As an aside, this run also had some of my favorite individual issue titles this side of The Umbrella Academy, such as “The High-End Technology of Ultramodern Destruction,” “Kids With Guns vs. The Eternal Angel of Death,” and “Into the White [Einstein on the Beach].” It just adds to the wonder of the story.
The thing that really caught me, and this has happened before, is watching Tony Stark’s mind decay. I have an extreme empathy for the mentally challenged. I think it has something to do with my own pride for and heavy reliance on intelligence. I don’t know what I would do if something happened to my mind. It’s actually such an extreme, gut wrenching response that I feel extraordinarily uncomfortable around such people because I know that whatever I would do, I could not help them in any way that would make me feel better. Perhaps that makes me a bad person, but that part of things isn’t really germane to the task at hand. Four separate examples of such characterization from literature really stand out to me. The first is part one of Faulkner’s The Sound and the Fury, the Benjy section. The second is from Alex Ross and Kurt Busiek’s Marvels, which features a note written by a mutant child to the family that has been sheltering her. This isn’t as good an example due to the fact that we’re dealing with a child and not a simpleton, but I got the same reaction. The third is actually another Matt Fraction book, Punisher War Journal, which features a similarly written letter as that from Marvels from the Rhino apologizing for his wantonly destructive ways. Lastly, of course, is “World’s Most Wanted,” specifically an email Tony writes to Maria Hill in issue 17 (might be 18, but I’m almost positive it’s 17). I think this is arguably the most affecting for me, thanks to the fact that Tony used to be such an intellectual giant and is now reduced to such a state that he can’t coherently form sentences. It’s one of those things where you get such a strong emotional reaction, even if it’s a negative one, that you want to experience it again. This is the hallmark of good, nay great writing.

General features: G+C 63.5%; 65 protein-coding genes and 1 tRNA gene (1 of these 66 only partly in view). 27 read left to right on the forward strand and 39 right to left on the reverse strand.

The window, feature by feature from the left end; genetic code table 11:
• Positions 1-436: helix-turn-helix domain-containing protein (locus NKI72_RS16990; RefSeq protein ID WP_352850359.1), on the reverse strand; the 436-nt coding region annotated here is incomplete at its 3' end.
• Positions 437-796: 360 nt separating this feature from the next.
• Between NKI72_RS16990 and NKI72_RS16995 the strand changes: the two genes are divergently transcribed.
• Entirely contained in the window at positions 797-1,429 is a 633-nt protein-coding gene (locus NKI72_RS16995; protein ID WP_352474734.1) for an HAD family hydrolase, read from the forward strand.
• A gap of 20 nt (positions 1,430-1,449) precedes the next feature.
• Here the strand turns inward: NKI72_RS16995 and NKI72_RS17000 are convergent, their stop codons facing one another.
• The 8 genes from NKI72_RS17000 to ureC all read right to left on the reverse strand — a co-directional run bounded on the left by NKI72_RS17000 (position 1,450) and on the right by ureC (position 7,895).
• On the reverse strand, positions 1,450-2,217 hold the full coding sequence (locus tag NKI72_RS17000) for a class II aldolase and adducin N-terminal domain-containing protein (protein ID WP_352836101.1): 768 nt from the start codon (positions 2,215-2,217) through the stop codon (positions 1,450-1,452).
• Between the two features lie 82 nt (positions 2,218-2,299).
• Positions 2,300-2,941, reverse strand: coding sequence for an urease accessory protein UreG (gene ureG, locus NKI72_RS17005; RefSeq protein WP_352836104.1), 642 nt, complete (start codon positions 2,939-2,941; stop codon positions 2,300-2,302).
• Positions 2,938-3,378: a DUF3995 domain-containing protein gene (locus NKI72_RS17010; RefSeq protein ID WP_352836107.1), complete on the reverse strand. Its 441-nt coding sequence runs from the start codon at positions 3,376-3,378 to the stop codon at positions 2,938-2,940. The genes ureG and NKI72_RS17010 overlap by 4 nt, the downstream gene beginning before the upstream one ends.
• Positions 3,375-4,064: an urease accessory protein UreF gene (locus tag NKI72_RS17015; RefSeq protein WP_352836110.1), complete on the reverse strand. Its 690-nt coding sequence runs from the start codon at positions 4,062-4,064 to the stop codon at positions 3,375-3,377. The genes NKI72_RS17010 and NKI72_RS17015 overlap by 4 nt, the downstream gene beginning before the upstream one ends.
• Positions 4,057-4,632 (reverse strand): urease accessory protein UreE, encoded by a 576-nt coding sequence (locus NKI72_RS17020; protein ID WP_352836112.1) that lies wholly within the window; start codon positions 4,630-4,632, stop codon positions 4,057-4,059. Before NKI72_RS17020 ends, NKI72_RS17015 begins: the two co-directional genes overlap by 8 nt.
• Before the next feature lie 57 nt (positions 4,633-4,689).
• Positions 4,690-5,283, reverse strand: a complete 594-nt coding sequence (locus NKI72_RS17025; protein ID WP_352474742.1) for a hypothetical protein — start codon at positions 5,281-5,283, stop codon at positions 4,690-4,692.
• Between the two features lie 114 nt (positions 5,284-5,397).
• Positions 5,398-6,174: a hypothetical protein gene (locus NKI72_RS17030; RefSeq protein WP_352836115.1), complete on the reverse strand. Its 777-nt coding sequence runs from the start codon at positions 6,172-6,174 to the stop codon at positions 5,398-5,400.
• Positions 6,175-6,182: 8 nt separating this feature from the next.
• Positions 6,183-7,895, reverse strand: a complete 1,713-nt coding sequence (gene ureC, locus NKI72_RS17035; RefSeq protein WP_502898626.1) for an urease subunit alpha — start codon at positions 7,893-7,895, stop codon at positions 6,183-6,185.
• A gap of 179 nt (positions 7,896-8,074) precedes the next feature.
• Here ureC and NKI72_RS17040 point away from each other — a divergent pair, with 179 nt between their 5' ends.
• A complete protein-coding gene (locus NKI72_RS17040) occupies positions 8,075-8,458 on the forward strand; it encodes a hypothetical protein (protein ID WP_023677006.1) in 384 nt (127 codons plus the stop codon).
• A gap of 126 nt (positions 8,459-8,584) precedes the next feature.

Oh, and that ending? “Who the hell is Dr. Donald Blake??”? Gold. Absolutely perfectly timed comic gold. I foresee good times ahead.
I wouldn’t necessarily say that Invincible Iron Man is my favorite comic book currently being released monthly. It’s very close, but the overall quality and wonder of the Thors and Incredible Hercules’ of the world will usually get the nod. What I can say is that there has been no finer story arc or story line in the entirety of comicdom over the last twelve months than “World’s Most Wanted.” This is what comics are supposed to be. This is why we read them. Escapism and emotion. Vast story expanses where anything seems possible. Epic feel. This book has it in spades. I am now fully convinced that any and everyone who even considers themselves comic book readers, whether it be Marvel or DC, mainstream or independent, superhero or slice of life, should be required to read the first nineteen issues of The Invincible Iron Man. It’s not quite Casanova level work for Fraction, but it’s damned close. And it’s in many ways the best stuff out there right now. People bitch about the Eisners every year. But I have no problems whatsoever that Invincible Iron Man won the Eisner for best new series this year. It deserves it wholeheartedly.
This post was written to the tune of King Crimson’s Larks Tongues in Aspic